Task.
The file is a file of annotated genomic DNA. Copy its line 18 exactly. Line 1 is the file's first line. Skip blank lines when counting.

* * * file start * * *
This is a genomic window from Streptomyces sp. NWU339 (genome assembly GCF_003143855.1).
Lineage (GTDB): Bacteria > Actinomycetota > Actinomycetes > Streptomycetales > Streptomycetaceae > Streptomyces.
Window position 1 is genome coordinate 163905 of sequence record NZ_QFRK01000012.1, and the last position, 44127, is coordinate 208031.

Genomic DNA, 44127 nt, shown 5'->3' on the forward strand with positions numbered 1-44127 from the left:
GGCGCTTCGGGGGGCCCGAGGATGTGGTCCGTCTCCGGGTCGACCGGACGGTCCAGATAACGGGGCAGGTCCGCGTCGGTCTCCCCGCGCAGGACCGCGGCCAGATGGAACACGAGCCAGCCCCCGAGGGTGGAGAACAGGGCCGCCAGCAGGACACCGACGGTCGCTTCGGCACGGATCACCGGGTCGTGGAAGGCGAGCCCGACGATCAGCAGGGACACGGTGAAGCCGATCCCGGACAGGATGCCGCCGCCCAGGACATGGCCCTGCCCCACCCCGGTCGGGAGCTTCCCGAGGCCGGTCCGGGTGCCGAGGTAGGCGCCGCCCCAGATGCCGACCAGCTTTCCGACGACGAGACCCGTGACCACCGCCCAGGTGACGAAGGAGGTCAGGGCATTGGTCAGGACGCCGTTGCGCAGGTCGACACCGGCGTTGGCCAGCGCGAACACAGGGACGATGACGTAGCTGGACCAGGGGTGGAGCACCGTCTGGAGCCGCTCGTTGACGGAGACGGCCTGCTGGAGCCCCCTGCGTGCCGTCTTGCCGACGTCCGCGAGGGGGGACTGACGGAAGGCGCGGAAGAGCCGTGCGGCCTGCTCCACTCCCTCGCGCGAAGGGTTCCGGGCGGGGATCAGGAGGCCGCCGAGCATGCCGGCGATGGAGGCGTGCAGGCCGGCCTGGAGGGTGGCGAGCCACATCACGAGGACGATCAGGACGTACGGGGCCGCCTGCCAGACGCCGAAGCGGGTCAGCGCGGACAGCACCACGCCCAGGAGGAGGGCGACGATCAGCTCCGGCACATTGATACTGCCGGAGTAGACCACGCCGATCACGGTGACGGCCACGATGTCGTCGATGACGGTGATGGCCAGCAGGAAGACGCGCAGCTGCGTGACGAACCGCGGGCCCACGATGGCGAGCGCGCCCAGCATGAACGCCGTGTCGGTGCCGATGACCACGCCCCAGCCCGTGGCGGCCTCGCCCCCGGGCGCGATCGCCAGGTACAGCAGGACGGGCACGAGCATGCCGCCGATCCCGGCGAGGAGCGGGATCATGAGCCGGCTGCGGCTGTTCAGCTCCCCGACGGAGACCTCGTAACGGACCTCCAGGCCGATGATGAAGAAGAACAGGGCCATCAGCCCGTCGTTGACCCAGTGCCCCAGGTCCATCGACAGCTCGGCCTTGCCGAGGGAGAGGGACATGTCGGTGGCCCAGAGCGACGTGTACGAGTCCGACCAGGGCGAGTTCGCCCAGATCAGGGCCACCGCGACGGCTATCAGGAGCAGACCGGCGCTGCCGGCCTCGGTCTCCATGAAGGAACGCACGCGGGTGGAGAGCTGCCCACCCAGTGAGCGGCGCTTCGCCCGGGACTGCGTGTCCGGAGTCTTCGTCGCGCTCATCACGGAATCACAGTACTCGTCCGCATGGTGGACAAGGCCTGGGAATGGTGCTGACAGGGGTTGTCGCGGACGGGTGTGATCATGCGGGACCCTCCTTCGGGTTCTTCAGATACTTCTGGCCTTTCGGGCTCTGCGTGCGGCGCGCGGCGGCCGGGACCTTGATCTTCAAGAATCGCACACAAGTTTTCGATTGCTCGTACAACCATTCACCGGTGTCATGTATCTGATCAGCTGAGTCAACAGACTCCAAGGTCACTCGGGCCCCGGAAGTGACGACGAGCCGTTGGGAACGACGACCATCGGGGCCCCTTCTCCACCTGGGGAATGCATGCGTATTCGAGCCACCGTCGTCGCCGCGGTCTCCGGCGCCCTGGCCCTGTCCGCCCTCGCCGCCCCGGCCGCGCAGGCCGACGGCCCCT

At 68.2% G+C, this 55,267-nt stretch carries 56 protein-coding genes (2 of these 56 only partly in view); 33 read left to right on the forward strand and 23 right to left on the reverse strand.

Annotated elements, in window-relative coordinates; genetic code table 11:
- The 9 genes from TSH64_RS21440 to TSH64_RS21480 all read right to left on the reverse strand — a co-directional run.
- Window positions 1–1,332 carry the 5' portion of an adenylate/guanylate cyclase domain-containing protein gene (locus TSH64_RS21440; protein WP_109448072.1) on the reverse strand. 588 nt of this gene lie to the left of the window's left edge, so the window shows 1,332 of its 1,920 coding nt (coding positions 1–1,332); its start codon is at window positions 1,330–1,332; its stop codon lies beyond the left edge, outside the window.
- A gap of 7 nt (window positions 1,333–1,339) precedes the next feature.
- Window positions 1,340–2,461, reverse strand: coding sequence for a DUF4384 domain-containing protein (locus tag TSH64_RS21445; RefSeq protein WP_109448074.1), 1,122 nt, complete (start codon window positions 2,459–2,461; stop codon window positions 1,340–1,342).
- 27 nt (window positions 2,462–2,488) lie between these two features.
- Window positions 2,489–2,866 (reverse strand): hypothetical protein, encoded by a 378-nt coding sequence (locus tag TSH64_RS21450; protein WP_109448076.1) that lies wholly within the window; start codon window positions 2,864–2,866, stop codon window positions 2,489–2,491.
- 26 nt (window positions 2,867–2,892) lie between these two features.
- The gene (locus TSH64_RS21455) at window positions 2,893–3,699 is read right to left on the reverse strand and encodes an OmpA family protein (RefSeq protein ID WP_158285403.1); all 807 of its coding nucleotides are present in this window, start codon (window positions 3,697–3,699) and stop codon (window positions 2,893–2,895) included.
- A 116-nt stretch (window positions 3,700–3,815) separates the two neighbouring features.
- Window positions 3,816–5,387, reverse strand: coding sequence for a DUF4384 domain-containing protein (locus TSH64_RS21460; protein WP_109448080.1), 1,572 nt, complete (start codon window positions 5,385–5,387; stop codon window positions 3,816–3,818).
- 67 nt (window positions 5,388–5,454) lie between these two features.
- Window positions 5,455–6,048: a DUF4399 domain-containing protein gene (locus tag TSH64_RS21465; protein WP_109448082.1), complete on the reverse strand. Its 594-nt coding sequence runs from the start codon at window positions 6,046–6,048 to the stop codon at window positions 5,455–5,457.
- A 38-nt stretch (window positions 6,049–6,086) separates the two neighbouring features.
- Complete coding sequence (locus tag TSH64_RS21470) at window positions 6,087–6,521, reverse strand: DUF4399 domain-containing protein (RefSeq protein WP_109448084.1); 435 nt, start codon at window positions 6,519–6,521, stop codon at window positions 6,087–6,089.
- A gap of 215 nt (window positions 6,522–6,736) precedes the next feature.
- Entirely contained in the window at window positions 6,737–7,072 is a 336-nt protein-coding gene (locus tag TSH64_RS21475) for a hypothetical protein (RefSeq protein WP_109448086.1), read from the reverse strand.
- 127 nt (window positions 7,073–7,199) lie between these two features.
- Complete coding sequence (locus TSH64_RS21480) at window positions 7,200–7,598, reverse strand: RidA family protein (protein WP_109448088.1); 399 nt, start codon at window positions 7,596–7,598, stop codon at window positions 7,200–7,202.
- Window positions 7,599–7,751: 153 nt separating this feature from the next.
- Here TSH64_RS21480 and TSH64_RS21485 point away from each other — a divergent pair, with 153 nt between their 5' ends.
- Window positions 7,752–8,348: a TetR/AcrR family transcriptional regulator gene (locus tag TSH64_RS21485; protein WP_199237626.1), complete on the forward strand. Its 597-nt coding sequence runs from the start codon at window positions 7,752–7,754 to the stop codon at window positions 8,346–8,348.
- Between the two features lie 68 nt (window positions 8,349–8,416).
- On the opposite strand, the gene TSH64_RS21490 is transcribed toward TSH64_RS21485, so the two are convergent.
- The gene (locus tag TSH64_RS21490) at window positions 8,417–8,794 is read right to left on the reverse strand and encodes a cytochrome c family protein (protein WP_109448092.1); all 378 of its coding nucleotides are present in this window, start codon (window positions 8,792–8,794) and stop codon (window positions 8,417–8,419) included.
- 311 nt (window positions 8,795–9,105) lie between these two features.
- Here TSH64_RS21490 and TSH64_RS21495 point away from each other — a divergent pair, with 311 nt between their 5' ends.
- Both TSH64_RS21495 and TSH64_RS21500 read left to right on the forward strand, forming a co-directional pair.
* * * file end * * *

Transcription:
- 67 nt (window positions 5,388–5,454) lie between these two features.